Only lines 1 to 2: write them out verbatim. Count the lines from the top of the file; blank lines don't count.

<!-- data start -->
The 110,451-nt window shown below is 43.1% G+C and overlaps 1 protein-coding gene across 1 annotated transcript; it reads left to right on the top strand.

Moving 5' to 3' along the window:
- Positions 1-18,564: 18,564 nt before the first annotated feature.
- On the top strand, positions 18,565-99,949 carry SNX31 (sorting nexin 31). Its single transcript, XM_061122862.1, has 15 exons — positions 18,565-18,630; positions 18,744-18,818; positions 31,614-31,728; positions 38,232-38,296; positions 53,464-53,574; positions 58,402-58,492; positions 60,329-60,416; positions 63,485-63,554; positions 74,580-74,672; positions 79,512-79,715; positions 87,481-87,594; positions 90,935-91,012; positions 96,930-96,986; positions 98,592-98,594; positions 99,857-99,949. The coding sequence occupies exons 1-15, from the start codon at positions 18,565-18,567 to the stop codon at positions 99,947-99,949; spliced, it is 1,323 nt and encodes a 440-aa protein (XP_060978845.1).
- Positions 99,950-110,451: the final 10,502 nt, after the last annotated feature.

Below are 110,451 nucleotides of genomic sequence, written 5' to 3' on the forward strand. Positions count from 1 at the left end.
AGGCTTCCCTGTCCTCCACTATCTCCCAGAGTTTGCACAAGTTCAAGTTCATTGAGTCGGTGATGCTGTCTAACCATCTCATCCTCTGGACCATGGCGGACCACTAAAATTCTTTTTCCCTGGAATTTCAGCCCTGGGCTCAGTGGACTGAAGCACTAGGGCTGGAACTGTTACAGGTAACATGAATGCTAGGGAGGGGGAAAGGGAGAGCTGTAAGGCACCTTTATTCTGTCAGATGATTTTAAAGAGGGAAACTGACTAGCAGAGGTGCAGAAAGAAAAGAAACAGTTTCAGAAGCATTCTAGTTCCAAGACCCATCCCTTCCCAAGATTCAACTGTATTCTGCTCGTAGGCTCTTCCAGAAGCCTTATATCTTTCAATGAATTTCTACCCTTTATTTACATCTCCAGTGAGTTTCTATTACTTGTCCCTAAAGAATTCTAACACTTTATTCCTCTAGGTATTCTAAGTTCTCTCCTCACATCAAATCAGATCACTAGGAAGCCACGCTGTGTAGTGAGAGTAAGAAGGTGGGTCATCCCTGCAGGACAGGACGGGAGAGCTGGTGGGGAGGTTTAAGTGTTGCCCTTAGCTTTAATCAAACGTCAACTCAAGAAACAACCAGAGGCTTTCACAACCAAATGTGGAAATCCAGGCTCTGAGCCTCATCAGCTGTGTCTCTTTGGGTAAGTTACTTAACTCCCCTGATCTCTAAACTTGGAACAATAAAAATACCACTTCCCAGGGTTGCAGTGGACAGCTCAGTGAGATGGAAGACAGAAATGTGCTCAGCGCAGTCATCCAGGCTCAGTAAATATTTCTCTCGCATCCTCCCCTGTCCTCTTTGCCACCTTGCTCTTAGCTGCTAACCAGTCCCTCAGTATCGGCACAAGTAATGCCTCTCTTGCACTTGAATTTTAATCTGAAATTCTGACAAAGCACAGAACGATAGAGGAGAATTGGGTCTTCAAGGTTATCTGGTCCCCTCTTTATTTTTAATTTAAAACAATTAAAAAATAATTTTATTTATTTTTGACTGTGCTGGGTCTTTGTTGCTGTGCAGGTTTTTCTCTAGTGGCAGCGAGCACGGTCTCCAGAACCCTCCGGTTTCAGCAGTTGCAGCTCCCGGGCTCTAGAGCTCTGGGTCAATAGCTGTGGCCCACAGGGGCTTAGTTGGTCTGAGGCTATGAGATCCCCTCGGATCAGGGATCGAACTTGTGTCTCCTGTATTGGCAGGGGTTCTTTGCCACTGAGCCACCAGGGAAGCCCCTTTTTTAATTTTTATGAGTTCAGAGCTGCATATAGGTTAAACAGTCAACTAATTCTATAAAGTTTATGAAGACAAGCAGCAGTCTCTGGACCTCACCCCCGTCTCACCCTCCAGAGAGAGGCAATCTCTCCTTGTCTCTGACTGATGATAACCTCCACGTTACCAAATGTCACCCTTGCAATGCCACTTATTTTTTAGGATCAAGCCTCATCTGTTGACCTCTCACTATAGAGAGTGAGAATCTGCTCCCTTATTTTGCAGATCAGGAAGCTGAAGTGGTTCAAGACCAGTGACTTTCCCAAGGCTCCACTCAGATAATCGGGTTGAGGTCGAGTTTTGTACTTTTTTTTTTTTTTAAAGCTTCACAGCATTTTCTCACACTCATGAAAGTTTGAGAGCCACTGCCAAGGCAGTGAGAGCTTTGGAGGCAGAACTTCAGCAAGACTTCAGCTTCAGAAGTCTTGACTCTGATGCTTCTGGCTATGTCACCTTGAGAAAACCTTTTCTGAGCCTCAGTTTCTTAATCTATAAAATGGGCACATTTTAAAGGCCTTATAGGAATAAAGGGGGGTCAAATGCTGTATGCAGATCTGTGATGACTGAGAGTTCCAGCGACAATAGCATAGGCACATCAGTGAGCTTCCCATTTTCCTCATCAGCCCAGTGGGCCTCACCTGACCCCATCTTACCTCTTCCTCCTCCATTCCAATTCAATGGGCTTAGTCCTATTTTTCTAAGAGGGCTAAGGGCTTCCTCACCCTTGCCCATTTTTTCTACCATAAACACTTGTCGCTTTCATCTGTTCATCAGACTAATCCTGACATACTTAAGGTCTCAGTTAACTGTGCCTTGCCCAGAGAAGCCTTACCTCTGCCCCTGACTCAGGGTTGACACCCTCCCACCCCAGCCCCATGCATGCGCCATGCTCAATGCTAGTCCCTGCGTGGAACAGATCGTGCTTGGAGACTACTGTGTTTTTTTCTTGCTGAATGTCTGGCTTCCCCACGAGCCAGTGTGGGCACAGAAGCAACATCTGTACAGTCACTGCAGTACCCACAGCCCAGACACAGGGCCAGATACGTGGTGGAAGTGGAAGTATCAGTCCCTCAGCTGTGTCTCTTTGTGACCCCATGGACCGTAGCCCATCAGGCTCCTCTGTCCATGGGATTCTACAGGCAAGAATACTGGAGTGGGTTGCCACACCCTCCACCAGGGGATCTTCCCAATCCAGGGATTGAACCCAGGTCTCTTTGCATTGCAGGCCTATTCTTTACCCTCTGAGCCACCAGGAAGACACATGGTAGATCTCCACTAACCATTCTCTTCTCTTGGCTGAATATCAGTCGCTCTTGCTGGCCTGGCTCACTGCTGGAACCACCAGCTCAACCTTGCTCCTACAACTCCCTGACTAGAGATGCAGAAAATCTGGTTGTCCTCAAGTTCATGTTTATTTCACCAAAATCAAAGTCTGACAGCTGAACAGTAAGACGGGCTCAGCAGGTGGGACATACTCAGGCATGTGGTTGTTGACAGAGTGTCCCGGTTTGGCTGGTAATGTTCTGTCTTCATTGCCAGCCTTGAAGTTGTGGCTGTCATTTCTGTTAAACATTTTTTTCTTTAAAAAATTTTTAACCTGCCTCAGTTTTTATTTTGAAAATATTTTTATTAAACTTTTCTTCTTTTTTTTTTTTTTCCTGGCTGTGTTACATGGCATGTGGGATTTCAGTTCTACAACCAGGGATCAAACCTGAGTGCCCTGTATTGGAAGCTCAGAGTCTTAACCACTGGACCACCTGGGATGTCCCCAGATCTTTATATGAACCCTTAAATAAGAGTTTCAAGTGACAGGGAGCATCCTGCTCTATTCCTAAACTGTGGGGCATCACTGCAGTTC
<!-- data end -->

The 110,451-nt window shown below is 43.1% G+C and overlaps 1 protein-coding gene across 1 annotated transcript; it reads left to right on the top strand.

Moving 5' to 3' along the window: